More articles from Information Technology:

nachricht Who can find the fish that makes the best sound?
28.02.2017 | Technische Universität Wien

nachricht Many Android password managers unsafe
28.02.2017 | Fraunhofer-Institut für Sichere Informationstechnologie SIT

All articles from Information Technology >>>

The most recent press releases about innovation >>>

Die letzten 5 Focus-News des innovations-reports im Überblick:

Im Focus: Safe glide at total engine failure with ELA-inside

On January 15, 2009, Chesley B. Sullenberger was celebrated world-wide: after the two engines had failed due to bird strike, he and his flight crew succeeded after a glide flight with an Airbus A320 in ditching on the Hudson River. All 155 people on board were saved.

On January 15, 2009, Chesley B. Sullenberger was celebrated world-wide: after the two engines had failed due to bird strike, he and his flight crew succeeded...

Im Focus: Breakthrough with a chain of gold atoms

In the field of nanoscience, an international team of physicists with participants from Konstanz has achieved a breakthrough in understanding heat transport

In the field of nanoscience, an international team of physicists with participants from Konstanz has achieved a breakthrough in understanding heat transport

Im Focus: DNA repair: a new letter in the cell alphabet

Results reveal how discoveries may be hidden in scientific “blind spots”

Cells need to repair damaged DNA in our genes to prevent the development of cancer and other diseases. Our cells therefore activate and send “repair-proteins”...

Im Focus: Dresdner scientists print tomorrow’s world

The Fraunhofer IWS Dresden and Technische Universität Dresden inaugurated their jointly operated Center for Additive Manufacturing Dresden (AMCD) with a festive ceremony on February 7, 2017. Scientists from various disciplines perform research on materials, additive manufacturing processes and innovative technologies, which build up components in a layer by layer process. This technology opens up new horizons for component design and combinations of functions. For example during fabrication, electrical conductors and sensors are already able to be additively manufactured into components. They provide information about stress conditions of a product during operation.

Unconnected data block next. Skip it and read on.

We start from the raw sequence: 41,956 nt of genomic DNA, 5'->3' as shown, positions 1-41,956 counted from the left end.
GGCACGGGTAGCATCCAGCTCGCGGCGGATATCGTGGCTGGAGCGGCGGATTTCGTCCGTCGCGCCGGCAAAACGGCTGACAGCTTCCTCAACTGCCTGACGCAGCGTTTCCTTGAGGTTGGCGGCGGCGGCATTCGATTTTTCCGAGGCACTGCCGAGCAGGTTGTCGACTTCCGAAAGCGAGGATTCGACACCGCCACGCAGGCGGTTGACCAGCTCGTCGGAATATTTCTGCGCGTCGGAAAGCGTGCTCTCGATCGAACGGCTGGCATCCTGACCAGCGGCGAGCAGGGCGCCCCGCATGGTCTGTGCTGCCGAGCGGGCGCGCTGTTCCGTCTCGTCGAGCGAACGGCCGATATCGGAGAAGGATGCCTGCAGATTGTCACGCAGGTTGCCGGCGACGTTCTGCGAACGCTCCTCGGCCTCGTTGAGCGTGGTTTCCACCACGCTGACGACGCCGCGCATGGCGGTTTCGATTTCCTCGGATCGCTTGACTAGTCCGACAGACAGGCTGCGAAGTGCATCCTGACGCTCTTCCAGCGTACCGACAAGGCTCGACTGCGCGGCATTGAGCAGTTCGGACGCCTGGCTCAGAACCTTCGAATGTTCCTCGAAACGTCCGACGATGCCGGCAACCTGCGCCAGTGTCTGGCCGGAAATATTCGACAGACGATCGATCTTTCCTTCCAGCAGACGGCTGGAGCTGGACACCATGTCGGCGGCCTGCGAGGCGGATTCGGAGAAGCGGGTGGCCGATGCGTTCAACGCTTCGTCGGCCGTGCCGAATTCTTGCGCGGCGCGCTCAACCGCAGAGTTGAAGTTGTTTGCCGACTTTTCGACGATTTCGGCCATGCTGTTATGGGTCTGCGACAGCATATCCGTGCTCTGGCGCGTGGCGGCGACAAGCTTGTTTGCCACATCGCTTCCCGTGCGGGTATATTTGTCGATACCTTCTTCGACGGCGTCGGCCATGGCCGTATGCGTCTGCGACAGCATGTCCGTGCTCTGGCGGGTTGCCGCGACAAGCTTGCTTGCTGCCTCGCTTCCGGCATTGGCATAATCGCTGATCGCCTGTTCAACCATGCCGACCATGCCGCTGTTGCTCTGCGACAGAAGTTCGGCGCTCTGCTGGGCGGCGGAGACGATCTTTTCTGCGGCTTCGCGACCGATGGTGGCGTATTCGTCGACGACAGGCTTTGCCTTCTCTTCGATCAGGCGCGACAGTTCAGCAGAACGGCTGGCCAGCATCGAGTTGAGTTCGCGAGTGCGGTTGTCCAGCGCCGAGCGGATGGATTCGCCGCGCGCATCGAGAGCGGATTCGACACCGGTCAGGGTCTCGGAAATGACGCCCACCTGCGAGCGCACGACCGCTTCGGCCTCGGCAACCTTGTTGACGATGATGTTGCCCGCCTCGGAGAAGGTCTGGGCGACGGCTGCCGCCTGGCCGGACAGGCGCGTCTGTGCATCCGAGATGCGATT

The 3D-printing technology, or additive manufacturing as it is often called, has long made the step out of scientific research laboratories into industrial...

Im Focus: Mimicking nature's cellular architectures via 3-D printing

Research offers new level of control over the structure of 3-D printed materials

Nature does amazing things with limited design materials. Grass, for example, can support its own weight, resist strong wind loads, and recover after being...

All Focus news of the innovation-report >>>

Anzeige

Anzeige

Event News

Booth and panel discussion – The Lindau Nobel Laureate Meetings at the AAAS 2017 Annual Meeting

13.02.2017 | Event News

Complex Loading versus Hidden Reserves

10.02.2017 | Event News

International Conference on Crystal Growth in Freiburg

09.02.2017 | Event News

 
Latest News

Light-emitting bubbles captured in the wild

28.02.2017 | Physics and Astronomy

Triboelectric nanogenerators boost mass spectrometry performance

28.02.2017 | Materials Sciences

Calculating recharge of groundwater more precisely

28.02.2017 | Ecology, The Environment and Conservation

VideoLinks
B2B-VideoLinks
More VideoLinks >>>